In addition to being “The Cheetah,” Gibbs is also known as “The Most Dangerous Woman in the World” thanks to a 1994 upset over then-champion Valérie Wiet-Henin at The Battle of the Masters. She remains one of the most dominant champions of all time.
In 2014, Angela Hill, a 29-year-old professional animator and former WKA Champion with an undefeated kickboxing record, kicked off her professional MMA career with a TKO victory. Hot on the heels of her debut, she was selected to be a cast member in the 20th season of The Ultimate Fighter, aka The Ultimate Fighter: A Champion Will Be Crowned. Although Hill was eliminated from the tournament by eventual winner and inaugural UFC Women’s Strawweight Champion Carla Esparza, her appearance on the show was a major step forward for women’s MMA. Hill had officially become the first Black woman to compete in the UFC.
In 2020, Hill made even more history when she became the first Black woman to headline a UFC card at Fight Night: Waterson vs. Hill on September 12. Her bout against Waterson also took home Fight of the Night honors.
In the mid-1960s, 19 year old Karyn Turner began to study Tae Kwon Do and Kung Fu. A decade later, she embarked on a four year competitive run that would establish Turner — aka The Queen of Kata, First Lady of Kung Fu, and The Mother of U.S. Kickboxing—as an all-time great and put women’s martial arts on the map in the United States of America.
Turner earned an impressive number of tournament wins and history-making moments between 1975 and 1979. She became the first woman to win both Kumite and Kata at the International Women’s Karate Championship in 1976. She went on to become the first women to enter the men’s divisions in Kata and Weapons at the World Championships. She also became the first woman to win both men’s categories at that tournament. In 1978, Black Belt Magazine declared her the “most outstanding woman in the history of martial arts.”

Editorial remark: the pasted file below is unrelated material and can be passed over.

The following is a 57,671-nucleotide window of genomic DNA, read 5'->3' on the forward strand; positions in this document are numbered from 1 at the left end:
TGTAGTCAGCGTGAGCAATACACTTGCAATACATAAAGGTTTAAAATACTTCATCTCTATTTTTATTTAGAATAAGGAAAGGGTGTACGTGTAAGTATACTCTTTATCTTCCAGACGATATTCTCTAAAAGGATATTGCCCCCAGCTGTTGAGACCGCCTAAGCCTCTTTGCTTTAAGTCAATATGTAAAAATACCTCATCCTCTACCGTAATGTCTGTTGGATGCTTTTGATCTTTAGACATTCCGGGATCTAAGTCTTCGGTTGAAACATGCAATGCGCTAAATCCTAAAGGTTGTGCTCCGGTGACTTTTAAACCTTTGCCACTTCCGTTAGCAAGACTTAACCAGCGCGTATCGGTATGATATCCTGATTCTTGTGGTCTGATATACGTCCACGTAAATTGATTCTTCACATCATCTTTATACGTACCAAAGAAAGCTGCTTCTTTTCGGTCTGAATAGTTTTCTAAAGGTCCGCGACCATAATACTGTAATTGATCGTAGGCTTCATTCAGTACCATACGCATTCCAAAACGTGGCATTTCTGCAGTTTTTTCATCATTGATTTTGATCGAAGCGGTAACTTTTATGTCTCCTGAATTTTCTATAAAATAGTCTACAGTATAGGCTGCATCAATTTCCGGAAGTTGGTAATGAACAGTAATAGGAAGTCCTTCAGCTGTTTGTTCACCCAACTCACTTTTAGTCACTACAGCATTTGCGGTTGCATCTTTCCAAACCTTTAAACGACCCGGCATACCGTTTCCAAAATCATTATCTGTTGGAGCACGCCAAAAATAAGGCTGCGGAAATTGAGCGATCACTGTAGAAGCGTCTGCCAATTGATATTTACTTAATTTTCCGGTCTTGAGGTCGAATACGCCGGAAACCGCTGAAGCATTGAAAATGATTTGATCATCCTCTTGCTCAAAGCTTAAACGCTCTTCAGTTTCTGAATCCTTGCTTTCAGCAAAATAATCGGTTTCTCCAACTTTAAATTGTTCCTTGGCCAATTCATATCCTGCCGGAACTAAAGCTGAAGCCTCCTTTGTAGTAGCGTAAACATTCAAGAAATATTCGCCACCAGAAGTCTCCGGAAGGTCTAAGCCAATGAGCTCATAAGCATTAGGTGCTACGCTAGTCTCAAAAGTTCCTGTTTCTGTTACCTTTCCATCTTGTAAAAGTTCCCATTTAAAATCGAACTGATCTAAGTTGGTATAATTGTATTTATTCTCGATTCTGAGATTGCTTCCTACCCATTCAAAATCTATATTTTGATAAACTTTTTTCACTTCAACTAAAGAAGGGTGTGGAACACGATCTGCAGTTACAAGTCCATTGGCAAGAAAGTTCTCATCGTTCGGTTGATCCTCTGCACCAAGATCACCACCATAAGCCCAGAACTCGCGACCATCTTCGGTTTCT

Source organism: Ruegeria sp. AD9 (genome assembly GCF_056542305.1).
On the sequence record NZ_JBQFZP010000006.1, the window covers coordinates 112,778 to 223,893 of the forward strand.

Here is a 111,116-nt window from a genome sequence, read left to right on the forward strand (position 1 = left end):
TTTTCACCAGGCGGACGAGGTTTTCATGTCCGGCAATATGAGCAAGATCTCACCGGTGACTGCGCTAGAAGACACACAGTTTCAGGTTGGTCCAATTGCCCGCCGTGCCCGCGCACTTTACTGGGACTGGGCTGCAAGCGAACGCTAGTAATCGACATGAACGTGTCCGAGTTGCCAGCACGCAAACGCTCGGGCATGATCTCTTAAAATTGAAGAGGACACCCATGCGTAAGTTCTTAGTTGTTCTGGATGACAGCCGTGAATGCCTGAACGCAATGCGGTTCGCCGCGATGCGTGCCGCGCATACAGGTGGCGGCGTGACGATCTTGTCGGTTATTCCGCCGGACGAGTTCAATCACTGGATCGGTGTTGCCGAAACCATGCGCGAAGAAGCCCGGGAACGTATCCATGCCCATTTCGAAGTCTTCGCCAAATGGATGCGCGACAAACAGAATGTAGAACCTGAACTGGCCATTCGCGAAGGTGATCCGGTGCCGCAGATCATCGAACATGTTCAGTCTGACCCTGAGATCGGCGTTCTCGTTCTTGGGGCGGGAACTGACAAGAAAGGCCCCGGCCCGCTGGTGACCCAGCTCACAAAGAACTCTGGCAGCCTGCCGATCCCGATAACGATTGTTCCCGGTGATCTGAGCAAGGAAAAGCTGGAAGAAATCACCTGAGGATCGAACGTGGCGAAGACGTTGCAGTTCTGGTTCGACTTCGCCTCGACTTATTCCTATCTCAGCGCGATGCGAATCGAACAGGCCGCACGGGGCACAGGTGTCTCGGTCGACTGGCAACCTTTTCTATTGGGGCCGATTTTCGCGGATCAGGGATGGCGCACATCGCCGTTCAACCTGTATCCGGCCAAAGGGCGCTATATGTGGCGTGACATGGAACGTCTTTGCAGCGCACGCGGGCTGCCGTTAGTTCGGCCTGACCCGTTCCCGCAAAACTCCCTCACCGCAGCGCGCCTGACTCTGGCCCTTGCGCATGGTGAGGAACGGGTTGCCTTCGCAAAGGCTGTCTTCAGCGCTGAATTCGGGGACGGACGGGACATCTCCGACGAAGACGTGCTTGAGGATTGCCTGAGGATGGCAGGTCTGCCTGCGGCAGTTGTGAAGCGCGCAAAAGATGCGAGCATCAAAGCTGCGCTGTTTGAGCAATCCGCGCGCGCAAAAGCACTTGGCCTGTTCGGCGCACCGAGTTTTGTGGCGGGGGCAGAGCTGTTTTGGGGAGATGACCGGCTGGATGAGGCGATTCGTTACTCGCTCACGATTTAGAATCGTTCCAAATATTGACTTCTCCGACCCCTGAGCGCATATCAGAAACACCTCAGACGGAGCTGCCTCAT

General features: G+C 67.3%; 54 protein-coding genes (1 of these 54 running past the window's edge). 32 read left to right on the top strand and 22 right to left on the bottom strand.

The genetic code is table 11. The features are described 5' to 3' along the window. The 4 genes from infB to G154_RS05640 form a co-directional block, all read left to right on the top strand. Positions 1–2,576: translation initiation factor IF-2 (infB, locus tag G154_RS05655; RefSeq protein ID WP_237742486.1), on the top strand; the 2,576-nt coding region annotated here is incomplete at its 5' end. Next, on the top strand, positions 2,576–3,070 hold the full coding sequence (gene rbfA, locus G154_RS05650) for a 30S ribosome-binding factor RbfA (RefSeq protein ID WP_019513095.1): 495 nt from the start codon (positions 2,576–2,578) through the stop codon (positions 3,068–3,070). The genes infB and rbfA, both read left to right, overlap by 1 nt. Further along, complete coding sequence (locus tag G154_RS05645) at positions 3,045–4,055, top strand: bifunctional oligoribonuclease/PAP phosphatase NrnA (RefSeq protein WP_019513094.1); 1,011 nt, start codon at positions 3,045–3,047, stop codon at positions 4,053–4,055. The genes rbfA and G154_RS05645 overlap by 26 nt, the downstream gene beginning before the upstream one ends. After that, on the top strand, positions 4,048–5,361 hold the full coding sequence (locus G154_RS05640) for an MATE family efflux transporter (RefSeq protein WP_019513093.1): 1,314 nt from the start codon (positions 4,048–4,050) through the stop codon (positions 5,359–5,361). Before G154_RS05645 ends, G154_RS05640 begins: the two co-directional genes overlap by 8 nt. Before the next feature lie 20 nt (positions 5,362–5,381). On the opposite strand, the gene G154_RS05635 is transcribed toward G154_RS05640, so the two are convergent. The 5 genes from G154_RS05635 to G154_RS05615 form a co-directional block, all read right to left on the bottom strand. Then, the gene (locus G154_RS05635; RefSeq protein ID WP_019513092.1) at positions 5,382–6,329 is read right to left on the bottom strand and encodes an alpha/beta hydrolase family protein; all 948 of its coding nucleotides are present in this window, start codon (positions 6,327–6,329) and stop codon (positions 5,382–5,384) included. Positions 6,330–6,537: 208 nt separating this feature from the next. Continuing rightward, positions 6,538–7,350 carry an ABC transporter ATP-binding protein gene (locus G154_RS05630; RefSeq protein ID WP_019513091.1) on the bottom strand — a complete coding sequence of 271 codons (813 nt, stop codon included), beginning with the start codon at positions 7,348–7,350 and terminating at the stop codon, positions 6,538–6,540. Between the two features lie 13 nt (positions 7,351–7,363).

After retiring from competition, she continued to make history behind the scenes, working as a promoter with her own Superfights, Inc. to bring more money and eyes to Kickboxing on PPV and lay the groundwork for mixed martial arts’ expansion.
As a child, Michelle Yeoh dreamed of becoming a dancer. She began taking ballet lessons and moved to the U.K. to study at the Royal Academy of Dance as a teenager. When an injury put an end to her prospects as a professional ballerina, though, Yeoh began to adapt her training for a slightly different kind of choreographed performances. A legend was born.
In her early 20s, Yeoh began working as an actress in action and martial arts films. Thanks to her talent and her willingness to do her own stunts, she quickly made a name for herself and was already receiving top billing by her third feature. After a brief retirement, Yeoh made a triumphant return to the screen with a string of instant classic performances in films like Police Story 3: Supercop (1992), Tai Chai Master (1993), and Wing Chun (1994).
In 1997, she made her Hollywood debut as the most butt-kicking Bond girl yet in Tomorrow Never Dies. Three years later, she starred in Ang Lee’s boundary-breaking, Oscar-winning wuxia crossover hit Crouching Tiger, Hidden Dragon. She’s continued to work and innovate in film and television ever since. Just this week, in fact, she was busy making history once again when she became the first Asian woman to win Best Actress at the Academy Awards for her amazing turn in Everything Everywhere All At Once.